Treatment of ruptures of the lateral ankle ligaments: a meta-analysis.
Pijnenburg AC, Van Dijk CN, Bossuyt PM, Marti RK. J Bone Joint Surg Am 2000 Jun;82(6):761-73.
Ruptures of the lateral ankle ligaments are very common; however, treatment remains controversial. The aim of the current study was to perform a meta-analysis of randomized, controlled clinical trials of existing treatment strategies for acute ruptures of the lateral ankle ligaments.
Randomized, controlled trials reported between 1966 and 1998 were included if they involved acute ruptures of the lateral ankle ligaments. Randomized, controlled trials are defined as comparative studies with an intervention group and a control group in which the assignment of participants to a group is determined by the formal procedure of randomization. Summary measures of effectiveness were expressed as relative risks with use of random effects modeling.
When analyzing the trials, we searched for comparable outcome measures in both short and long-term follow-up studies (studies with six months to 3.8 years of follow-up). This resulted in the analyses of three outcome measures: time lost from work, residual pain, and giving-way. This report summarizes the results of twenty-seven trials. With respect to giving-way, a significant difference was noted between operative treatment and functional treatment (relative risk, 0.23; 95 percent confidence interval, 0.17 to 0.31) in favor of operative treatment and a significant difference was also noted between functional treatment and treatment with a cast for six weeks (relative risk, 0.69; 95 percent confidence interval, 0.50 to 0.94) in favor of functional treatment. With respect to residual pain, no significant difference was found between operative and functional treatment and a significant difference was found between functional treatment and treatment with a cast for six weeks (relative risk, 0.67; 95 percent confidence interval, 0.50 to 0.90). We found minimal or no treatment to result in more residual pain (relative risk, 0.53; 95 percent confidence interval, 0.27 to 1.02) and giving-way (relative risk, 0.34; 95 percent confidence interval, 0.17 to 0.71) than did functional treatment.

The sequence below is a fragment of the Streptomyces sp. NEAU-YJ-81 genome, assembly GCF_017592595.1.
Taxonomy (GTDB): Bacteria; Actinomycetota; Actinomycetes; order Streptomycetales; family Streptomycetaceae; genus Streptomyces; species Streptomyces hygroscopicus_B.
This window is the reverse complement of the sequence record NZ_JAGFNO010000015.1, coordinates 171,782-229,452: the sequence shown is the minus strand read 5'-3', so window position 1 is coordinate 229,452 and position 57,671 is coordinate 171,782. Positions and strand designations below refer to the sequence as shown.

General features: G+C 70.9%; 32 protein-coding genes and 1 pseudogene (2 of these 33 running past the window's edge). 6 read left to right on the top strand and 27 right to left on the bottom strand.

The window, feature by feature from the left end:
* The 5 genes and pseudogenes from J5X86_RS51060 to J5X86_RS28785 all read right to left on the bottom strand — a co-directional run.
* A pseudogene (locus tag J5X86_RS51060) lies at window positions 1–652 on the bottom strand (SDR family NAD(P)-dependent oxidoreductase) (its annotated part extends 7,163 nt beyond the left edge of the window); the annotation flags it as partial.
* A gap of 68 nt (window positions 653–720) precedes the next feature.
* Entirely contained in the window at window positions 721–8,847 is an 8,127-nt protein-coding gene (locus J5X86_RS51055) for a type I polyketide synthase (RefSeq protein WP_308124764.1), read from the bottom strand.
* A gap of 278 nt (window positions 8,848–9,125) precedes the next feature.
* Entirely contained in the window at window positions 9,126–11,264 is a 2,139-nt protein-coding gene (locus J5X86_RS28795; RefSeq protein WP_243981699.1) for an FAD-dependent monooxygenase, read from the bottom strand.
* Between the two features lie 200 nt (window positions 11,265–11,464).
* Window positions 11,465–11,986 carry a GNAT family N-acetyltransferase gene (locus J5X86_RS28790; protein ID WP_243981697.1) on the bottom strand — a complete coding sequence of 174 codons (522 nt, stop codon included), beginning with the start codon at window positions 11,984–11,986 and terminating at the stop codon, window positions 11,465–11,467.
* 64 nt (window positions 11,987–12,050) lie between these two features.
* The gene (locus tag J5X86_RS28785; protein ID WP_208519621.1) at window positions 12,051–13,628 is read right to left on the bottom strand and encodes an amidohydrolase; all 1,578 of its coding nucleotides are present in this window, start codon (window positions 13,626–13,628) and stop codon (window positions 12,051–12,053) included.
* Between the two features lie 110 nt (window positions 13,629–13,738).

We concluded that a no-treatment strategy for ruptures of the lateral ankle ligaments leads to more residual symptoms. Operative treatment leads to better results than functional treatment, and functional treatment leads to better results than cast immobilization for six weeks.